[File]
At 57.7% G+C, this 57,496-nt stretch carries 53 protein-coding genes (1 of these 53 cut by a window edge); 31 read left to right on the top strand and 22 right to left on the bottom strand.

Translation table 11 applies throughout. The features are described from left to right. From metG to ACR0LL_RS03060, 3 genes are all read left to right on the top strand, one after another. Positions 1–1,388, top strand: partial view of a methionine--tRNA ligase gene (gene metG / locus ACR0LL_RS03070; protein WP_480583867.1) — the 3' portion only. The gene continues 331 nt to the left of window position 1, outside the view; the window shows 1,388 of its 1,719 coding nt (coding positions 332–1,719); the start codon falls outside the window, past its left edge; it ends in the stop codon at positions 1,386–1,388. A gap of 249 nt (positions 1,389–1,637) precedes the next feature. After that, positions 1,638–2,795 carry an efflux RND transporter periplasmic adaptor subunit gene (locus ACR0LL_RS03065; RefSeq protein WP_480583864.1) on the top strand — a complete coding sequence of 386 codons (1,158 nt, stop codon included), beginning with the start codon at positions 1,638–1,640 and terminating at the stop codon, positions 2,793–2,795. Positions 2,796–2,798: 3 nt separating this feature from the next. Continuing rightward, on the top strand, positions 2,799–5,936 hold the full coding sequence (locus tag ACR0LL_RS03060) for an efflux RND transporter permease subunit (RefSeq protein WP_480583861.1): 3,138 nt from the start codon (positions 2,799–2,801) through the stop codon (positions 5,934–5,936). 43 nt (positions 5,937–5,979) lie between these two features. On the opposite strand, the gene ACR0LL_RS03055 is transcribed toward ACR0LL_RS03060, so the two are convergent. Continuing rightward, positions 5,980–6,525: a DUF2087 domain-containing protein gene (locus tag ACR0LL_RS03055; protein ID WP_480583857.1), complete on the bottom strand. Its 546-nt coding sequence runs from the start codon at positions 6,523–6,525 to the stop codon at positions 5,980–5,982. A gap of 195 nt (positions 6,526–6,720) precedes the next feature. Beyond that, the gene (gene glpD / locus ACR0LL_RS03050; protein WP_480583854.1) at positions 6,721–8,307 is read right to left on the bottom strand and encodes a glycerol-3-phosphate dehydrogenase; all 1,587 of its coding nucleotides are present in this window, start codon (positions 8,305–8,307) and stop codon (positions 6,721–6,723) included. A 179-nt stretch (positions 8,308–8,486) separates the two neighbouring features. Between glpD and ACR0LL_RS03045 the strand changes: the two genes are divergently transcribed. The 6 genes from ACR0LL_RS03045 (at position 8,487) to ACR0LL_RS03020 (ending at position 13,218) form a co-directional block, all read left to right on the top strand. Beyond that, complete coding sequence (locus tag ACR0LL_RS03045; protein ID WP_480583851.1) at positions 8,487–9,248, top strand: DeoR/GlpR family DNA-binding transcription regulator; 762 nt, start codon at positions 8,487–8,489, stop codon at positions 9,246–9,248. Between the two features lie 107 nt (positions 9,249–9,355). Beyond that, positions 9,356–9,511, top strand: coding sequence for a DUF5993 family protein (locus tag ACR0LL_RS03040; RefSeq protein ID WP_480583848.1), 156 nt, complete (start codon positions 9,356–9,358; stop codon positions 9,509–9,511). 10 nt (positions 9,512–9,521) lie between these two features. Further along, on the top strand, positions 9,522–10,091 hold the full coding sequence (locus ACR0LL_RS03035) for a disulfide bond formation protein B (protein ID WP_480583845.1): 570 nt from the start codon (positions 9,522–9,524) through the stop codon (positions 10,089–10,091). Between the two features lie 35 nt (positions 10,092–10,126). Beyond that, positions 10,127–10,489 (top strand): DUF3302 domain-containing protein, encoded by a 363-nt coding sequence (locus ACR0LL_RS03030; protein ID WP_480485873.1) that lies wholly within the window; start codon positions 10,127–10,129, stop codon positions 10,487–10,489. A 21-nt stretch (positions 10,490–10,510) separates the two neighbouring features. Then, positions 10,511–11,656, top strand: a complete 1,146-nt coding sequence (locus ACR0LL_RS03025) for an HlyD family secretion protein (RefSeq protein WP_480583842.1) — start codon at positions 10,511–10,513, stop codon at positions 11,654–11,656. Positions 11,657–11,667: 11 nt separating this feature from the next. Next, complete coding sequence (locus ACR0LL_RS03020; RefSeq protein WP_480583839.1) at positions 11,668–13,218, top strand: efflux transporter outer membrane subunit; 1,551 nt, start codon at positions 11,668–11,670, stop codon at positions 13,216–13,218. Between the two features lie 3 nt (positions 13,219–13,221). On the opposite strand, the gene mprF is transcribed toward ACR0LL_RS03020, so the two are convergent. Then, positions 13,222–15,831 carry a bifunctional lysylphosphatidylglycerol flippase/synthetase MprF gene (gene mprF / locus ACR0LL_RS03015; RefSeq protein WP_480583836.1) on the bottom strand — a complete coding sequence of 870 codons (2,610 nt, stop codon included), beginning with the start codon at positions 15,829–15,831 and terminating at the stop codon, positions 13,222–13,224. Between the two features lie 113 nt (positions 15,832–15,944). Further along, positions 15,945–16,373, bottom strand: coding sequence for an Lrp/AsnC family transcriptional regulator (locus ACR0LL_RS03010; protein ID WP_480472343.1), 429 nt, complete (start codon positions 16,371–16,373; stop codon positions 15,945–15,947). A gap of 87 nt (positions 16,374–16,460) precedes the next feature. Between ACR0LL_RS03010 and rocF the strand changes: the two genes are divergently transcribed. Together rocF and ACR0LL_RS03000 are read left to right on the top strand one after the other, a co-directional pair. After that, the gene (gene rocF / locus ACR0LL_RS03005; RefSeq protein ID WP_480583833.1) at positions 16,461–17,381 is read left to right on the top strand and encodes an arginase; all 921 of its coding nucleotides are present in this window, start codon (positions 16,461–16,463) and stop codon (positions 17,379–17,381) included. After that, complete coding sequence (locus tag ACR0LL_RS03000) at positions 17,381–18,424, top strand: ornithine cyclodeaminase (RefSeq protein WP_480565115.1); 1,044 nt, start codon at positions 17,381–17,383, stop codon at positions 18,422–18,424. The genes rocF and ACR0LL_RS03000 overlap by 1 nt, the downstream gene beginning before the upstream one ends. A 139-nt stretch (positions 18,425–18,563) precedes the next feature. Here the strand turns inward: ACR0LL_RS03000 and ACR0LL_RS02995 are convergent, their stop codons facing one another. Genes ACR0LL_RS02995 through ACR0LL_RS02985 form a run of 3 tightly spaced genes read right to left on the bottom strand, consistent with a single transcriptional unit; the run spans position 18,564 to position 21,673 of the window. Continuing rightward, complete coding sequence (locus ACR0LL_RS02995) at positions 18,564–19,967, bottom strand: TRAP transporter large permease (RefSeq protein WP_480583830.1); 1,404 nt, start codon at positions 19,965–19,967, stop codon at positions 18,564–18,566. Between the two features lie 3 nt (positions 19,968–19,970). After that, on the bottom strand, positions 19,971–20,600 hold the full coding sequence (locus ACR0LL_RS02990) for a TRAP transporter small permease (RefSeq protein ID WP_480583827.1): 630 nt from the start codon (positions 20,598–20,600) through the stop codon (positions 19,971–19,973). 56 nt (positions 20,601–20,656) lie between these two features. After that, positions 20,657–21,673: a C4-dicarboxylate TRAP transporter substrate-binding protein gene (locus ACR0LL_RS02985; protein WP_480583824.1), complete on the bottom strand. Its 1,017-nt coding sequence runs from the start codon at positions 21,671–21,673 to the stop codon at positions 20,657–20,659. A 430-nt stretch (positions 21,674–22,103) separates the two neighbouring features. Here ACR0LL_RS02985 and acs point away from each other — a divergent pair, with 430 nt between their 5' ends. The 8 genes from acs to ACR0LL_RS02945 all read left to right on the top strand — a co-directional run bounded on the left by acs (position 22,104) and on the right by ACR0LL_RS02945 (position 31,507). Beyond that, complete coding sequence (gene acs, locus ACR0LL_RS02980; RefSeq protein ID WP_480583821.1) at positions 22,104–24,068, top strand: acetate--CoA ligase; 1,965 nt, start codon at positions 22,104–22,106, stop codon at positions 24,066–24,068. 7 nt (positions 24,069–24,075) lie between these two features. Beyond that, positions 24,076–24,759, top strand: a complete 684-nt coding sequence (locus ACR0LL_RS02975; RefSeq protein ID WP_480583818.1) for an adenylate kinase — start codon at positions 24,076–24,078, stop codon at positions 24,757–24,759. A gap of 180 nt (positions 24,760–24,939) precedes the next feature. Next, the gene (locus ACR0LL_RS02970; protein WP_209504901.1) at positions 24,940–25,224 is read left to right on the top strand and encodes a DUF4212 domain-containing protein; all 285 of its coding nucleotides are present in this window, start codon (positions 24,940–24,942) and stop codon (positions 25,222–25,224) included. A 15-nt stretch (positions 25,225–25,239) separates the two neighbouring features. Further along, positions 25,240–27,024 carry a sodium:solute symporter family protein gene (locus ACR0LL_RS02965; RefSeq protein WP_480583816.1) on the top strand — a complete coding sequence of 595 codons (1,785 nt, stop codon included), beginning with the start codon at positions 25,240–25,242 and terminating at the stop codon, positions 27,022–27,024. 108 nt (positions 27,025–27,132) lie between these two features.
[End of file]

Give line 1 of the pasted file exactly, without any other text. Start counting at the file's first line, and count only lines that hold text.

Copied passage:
At 57.7% G+C, this 57,496-nt stretch carries 53 protein-coding genes (1 of these 53 cut by a window edge); 31 read left to right on the top strand and 22 right to left on the bottom strand.